Military Service to Farmer: Four Skills US Veterans Bring to the Field

Reader Contribution by Lisa Kivirist
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At first glance, a military career and farming livelihood may not seem to cross-pollinate. But dig a little deeper and hear the inspiring story of veteran Stepheni Norton, owner of Dickinson Farm in San Diego, and the opportunities for former military to both heal and thrive in the field quickly grow. 

Norton’s inspiring story celebrates two growing hot spots in agriculture:  the growth of urban farms and the number of women farmers, which has grown twenty percent in the last twenty years as I write about in my book, Soil Sisters: A Toolkit for Women Farmers.

“Veterans today launch start-ups at twice the average national rate,” shares Stepheni Norton, a retired Chief Petty Officer who successfully did just that when she transitioned to become a farmer entrepreneur in 2012 after a military career.  If given the right environment to thrive, military skills can indeed readily transfer to running one’s own business, as Norton feels her Coast Guard experience contributes to her success today.  “Being outside with my hands in the soil also made all the difference for me and other veterans working through PTSD, post-traumatic stress disorder.  Growing tomatoes can cure all things that ail you.”

In 2012, Norton launched Dickinson Farm, an urban farm in southern San Diego.  She operates a year-round urban vegetable and fruit farm with her husband, Michael Lesley, who is also a US veteran.  Together they raise a variety of organic heirloom vegetables on one quarter acre and sell to area chefs, including Chef Coral Strong at Garden Kitchen as well as hosting farm-to-table dinner events on site.

Norton quickly rose to be a leader in San Diego’s budding local food movement with her high energy blend of “get it done” spirit alongside collaboration, two areas her years in the military helped cultivate. 

“In the military, you learn about quickly figuring out hands-on solutions and that is exactly what is needed in farming,” adds Norton. 

Her story epitomizes four key military skills that successfully transfer to running an agricultural enterprise, aptitudes we can all learn from and nurture in our farm business ventures:

Act Fast in Emergencies

“The military fosters an attitude of taking quick action, which is exactly what you need to handle the day-in-day-out curveballs of farming,” explains Norton.  “Veterans can handle tangible emergencies very well, such as when a storm is coming in and we need to figure out a quick way to cover the peas so they can weather the winds.”

The ability to go with the flow and evolve, even when there isn’t an end goal in sight, is a crucial skill in any business start-up venture, especially farming.  “When we first saw this property in 2012, I didn’t have an exact vision of what it is today, but rather took small steps, tried out new ideas and gathered feedback, just as I did in my military days.”

Innovate on a Small Farm

“We veterans know there are multiple solutions to any problem and that often the expected, tried and true answer is not the best option,” Norton offers.  “For example, when we first started everyone expected us to vend at farmers’ markets.  But I started thinking how can we do it differently and how can Dickinson Farm instead take our farm stand directly to the ‘cool spots’ where your best customers hang out already.”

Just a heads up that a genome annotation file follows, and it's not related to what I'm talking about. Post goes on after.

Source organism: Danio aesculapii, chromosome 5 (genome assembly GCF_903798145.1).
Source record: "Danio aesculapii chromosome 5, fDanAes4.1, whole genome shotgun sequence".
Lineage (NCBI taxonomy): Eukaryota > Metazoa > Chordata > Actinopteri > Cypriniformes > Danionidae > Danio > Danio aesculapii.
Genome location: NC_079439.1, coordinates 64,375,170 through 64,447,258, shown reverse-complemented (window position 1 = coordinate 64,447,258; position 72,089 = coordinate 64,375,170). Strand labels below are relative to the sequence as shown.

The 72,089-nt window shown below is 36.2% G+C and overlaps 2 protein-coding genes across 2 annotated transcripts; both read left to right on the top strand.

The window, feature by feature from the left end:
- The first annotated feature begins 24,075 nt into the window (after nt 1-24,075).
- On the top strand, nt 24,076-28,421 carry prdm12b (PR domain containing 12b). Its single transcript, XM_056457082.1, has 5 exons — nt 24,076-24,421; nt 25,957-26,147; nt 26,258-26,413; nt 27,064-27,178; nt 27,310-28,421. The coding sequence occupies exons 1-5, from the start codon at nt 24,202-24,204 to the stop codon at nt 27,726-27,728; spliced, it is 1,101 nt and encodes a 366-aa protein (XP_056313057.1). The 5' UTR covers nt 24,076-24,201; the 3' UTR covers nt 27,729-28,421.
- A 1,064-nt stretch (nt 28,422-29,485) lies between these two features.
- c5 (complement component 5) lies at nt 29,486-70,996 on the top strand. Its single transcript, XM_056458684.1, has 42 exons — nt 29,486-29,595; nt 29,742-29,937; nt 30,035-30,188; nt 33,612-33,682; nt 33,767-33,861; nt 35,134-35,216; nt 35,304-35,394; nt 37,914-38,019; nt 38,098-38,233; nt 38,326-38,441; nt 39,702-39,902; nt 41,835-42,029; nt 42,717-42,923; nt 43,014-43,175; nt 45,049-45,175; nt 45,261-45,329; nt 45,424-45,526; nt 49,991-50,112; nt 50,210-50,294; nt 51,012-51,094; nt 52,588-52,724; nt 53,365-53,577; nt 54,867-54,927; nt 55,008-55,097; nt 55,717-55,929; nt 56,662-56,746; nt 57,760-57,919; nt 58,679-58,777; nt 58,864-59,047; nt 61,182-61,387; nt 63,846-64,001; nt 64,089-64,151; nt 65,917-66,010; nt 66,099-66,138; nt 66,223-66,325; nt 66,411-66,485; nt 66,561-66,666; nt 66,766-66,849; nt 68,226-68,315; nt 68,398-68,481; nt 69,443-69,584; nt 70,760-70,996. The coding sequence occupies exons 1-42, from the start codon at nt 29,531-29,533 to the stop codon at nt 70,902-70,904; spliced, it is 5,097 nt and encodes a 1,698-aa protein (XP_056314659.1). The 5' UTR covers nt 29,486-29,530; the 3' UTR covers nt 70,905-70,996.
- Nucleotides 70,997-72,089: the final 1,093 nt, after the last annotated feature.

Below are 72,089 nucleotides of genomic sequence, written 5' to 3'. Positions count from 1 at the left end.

Norton found hipsters hanging out at ChuckAlek Biergarten, a local independent brewery.  So, she started running what has been called the “Tiniest Farmers Market” with one stand – hers — in San Diego on Tuesday nights.

“This informal, laid back setting proves to be the ideal opportunity to really engage with and talk to potential customers about my farm and answer questions,” explains Norton.  “Importantly, the types of people seeking out local beer are also in the market for organic produce.  It’s a win-win, too, for the brewery as my farm market stand adds interest and value on a typically slower Tuesday evening at no cost to them.”

Share and Collaborate

Norton sees Dickinson Farm as reaching way beyond a profitable venture and the bottom line as she openly shares her story, both the highs and lows, with others.  Partnering with local chefs and event planners, Norton hosts multiple on-farm dinner events on the farm that provide a social yet educational backdrop from which to share her story. 

Fortunately, too, there are increasing resources specifically for veterans wanting to farm such as the Farmer Veteran Coalition.

Embrace the Bigger Mission

It’s the same thing with farming as those peas quickly add up to more than just an ingredient in soup:  Dickinson Farm plays a role in transforming the local food system and how we understand where our food comes from. 

“I always keep the bigger mission in mind on the farm, just as I did back in the Coast Guard.  ‘What are my passion points and how can I live them to the fullest’ is a question I often ask myself,” shares Norton.  “And if you’re a little afraid, you are heading in the right direction,” she grins.

Lisa Kivirist, with her husband and photographer,John D. Ivanko, have co-authoredRural Renaissance, Homemade for Sale, the award-winningECOpreneuringandFarmstead Chefcookbook along with operatingInn Serendipity B&Band Farm, completely powered by the wind and sun. Both are speakers at the Mother Earth News Fairs. Kivirist also authored Soil Sisters. As a writer, Kivirist contributes to Mother Earth News, most recently, 9 Strategies for Self-Sufficient Living. They live on a farm in southwestern Wisconsin with their son Liam, millions of ladybugs and a 10 kW Bergey wind turbine. Read all of Lisa’s MOTHER EARTH NEWS postshere.


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